In June 2003 it occurred to me that our baby girl Hilary would be leaving home to attend university. By this time Roy had been trucking into the United States for about a year and a half. At that point I had already been home and “semi-retired” for nearly two years.
It dawned on me that I would soon be alone for large chunks of time. Not that that particularly scared me. I’ve never understood those people who can’t seem to stand their own company and always need the stimulation of others. But I also knew I didn’t want to turn into one of those women who watches soap operas all day and has forty cats in the house.
However I did recognize that all of my current projects/passions are solitary pursuits–painting, writing, university course work, gardening, interior design–and that human contact is a good thing. A conversation with my aunt led to a part-time (two days a week) job as an accounts payable/accounts receivable clerk at a Vegreville business.
Have you ever had things take on a life of their own? Before too long it was three days a week. Because of extensive store renovations we moved to a temporary location and back again all in the space of about four months. Two months after that we converted to a totally new point-of-sale, inventory and accounting computer system. Somewhere along the way the job became full-time and even that wasn’t enough time to get everything done.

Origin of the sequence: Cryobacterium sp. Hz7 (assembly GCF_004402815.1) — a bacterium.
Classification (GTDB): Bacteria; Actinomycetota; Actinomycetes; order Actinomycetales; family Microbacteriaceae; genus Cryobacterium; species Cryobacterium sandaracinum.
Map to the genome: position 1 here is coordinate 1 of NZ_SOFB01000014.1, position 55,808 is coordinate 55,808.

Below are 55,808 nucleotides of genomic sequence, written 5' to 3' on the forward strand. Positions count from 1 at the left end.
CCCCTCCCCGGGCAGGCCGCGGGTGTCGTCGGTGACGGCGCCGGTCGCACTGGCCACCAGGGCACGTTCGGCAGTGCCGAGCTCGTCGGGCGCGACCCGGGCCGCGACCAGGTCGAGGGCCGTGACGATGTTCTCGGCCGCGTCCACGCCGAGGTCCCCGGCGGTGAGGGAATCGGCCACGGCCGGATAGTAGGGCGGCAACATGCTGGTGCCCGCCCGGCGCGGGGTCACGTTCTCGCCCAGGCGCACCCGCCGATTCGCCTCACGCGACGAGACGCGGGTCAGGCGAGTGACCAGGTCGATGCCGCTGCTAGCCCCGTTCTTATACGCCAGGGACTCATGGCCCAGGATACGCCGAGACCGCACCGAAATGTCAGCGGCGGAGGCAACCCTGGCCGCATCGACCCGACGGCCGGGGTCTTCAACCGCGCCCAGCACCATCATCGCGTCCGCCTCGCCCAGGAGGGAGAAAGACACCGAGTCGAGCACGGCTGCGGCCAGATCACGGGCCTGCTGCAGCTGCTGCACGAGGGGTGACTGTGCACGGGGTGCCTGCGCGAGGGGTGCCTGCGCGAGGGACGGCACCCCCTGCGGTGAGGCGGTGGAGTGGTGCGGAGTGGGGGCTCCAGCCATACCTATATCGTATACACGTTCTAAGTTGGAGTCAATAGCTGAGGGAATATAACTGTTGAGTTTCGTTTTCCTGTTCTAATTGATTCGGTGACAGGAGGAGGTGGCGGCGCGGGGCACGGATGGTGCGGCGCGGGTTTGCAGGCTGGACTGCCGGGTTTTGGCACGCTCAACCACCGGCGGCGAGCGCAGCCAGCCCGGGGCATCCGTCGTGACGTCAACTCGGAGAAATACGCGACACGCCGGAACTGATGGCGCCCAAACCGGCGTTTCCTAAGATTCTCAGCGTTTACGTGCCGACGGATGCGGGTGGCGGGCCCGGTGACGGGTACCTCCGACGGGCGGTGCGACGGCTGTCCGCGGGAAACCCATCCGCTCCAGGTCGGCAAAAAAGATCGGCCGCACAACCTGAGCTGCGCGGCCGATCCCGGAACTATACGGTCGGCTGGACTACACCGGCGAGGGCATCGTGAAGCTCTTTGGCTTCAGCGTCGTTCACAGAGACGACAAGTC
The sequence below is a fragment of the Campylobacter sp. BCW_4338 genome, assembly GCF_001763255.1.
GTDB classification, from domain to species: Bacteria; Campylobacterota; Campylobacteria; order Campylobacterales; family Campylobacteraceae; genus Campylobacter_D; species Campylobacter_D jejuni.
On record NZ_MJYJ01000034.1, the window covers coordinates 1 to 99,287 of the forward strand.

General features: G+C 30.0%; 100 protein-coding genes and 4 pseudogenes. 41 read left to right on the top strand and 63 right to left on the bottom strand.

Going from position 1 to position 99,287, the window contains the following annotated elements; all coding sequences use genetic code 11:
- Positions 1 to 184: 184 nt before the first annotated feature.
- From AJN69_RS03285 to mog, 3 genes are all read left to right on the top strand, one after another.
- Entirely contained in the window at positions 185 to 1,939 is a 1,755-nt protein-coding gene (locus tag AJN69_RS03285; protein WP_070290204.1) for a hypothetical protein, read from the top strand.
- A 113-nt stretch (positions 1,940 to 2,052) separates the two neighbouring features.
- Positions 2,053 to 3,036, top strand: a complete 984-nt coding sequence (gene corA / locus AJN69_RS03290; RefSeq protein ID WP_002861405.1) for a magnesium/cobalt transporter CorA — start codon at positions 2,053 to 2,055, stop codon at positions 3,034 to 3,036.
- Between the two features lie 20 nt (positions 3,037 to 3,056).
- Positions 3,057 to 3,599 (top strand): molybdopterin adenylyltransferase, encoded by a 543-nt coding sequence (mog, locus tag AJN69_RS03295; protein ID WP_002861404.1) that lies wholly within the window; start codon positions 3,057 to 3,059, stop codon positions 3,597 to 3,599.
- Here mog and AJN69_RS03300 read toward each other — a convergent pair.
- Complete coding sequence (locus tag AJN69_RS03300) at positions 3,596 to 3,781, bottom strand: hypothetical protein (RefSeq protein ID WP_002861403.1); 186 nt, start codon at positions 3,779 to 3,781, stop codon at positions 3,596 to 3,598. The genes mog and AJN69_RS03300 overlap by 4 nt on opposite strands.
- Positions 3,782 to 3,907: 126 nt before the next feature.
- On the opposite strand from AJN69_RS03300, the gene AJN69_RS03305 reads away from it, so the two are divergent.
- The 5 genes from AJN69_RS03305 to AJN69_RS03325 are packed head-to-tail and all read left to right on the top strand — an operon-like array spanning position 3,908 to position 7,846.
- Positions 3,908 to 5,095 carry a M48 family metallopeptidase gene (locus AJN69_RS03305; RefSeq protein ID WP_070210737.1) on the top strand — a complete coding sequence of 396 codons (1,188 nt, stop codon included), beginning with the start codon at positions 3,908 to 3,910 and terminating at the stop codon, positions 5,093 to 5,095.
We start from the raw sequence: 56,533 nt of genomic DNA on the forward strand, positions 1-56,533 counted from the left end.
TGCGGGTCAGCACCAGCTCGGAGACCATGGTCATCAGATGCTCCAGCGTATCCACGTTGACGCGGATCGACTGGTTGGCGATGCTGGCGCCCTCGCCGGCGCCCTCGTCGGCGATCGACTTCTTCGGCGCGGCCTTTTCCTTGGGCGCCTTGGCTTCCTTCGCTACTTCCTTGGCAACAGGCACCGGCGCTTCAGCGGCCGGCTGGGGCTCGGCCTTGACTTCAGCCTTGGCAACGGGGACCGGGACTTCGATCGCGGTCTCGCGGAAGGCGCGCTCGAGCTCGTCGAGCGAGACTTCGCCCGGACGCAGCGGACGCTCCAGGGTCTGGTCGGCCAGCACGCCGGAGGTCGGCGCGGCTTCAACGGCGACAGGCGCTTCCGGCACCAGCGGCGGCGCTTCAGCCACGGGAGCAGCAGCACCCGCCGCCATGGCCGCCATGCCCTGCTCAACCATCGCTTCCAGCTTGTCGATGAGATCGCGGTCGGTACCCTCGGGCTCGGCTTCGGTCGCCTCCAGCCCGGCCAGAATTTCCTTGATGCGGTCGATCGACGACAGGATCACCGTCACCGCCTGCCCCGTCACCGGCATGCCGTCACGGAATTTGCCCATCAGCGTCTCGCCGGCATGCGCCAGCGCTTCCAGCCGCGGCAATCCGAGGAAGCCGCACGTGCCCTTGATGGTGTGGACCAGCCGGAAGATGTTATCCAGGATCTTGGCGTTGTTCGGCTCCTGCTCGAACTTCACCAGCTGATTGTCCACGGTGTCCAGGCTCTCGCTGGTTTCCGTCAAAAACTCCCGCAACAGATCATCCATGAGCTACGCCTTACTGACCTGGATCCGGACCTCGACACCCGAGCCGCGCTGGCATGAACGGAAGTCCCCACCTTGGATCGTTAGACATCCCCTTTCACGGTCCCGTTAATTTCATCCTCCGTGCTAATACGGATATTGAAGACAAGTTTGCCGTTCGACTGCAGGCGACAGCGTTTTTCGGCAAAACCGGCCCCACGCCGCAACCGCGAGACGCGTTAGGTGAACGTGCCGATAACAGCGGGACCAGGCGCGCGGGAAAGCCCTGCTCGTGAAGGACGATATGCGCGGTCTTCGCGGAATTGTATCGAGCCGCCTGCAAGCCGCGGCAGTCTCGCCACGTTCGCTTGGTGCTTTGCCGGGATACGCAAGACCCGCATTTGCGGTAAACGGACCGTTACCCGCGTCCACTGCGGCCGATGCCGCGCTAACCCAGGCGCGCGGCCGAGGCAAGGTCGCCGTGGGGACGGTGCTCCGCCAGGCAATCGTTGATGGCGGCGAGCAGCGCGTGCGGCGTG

It became increasingly obvious that my plan for how my life was supposed to be going had somehow slipped out of my grasp. I don’t want to come across as the victim because I very consciously agreed to all that was asked of me–that’s how I’m wired. If there’s a job or a challenge and I feel I can make a difference then count me in. But when you literally can’t do your own banking in person and your grip on basic household chores like cooking, vacuuming and laundry is getting away on you, it’s time to reassess. At fifty, I have neither the stamina nor the desire to burn the candle at both ends.
On February 15th I worked my last shift. I had I intended to be gone by January 31st but worked another seven days to help get my replacement a little more comfortable and smooth the year end transition. The farewell potluck, gifts and cards had been done earlier. The longer I hung around the more it felt like one of Cher’s farewell tours. Will she ever be gone?
As much as I knew leaving would be best for me, it was bittersweet as I made my rounds through the store giving everyone a final hug. My farewell letter with a personalized message for each employee had touched hearts. Knowing I had made an impact on many people made leaving at once both easier and harder. Getting my life back on track is the reward, from where I sit.
*Reprinted with permission